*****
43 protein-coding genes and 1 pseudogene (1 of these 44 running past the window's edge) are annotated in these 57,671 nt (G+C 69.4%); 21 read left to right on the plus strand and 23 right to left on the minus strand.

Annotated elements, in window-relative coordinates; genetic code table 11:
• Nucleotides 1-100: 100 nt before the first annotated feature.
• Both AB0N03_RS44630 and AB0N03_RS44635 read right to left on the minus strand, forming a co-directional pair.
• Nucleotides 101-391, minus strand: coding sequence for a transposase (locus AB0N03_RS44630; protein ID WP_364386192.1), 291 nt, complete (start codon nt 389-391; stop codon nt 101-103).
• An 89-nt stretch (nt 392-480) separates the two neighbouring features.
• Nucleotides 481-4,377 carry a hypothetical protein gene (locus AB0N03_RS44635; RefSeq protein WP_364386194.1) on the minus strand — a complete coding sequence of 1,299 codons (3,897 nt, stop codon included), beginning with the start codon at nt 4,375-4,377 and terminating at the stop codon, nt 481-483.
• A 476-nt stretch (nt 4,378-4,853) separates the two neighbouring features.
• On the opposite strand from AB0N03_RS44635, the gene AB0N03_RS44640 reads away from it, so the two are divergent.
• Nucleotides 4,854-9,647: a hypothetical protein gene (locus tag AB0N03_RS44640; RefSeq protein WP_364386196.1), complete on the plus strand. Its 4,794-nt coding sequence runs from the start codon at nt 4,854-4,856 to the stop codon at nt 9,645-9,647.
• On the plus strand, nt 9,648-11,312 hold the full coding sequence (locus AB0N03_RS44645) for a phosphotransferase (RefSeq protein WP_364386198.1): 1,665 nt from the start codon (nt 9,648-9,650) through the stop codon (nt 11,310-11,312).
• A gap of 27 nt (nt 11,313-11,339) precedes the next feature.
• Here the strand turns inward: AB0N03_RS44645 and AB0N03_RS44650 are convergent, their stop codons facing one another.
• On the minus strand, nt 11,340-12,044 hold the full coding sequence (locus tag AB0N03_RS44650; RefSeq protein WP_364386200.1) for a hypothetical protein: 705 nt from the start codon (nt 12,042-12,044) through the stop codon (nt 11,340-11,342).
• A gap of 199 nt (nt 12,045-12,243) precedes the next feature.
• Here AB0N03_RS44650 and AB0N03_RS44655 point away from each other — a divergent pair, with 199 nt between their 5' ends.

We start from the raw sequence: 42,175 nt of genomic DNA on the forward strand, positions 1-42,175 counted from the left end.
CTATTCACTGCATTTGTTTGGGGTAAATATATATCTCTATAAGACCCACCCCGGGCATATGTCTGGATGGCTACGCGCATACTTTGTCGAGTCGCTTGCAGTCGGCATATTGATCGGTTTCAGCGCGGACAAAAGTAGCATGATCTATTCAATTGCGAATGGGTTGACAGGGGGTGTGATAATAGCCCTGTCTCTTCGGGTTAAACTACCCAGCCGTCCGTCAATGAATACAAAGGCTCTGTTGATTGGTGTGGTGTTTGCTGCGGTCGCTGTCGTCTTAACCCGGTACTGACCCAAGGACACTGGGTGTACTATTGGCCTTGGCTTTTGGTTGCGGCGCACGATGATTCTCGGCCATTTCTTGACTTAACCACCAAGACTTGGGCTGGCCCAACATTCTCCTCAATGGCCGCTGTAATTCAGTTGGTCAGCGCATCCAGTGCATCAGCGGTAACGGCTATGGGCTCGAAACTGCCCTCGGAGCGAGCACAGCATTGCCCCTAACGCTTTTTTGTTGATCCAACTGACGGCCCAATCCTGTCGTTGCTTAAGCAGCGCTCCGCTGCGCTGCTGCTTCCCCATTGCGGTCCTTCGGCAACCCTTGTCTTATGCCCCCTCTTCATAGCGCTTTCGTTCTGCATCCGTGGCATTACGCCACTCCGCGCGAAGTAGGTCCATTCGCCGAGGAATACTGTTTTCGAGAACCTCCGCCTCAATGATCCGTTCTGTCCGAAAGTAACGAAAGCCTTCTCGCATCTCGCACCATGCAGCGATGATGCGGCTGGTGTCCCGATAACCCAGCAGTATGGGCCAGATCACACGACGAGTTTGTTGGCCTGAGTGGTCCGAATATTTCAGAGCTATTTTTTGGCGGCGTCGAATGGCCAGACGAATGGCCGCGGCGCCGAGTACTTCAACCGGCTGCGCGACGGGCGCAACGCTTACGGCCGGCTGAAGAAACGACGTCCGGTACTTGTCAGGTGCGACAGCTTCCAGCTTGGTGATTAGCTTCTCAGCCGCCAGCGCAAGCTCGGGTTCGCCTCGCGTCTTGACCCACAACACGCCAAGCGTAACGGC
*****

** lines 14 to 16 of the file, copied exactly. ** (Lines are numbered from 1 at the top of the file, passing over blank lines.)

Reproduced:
• On the minus strand, nt 11,340-12,044 hold the full coding sequence (locus tag AB0N03_RS44650; RefSeq protein WP_364386200.1) for a hypothetical protein: 705 nt from the start codon (nt 12,042-12,044) through the stop codon (nt 11,340-11,342).
• A gap of 199 nt (nt 12,045-12,243) precedes the next feature.
• Here AB0N03_RS44650 and AB0N03_RS44655 point away from each other — a divergent pair, with 199 nt between their 5' ends.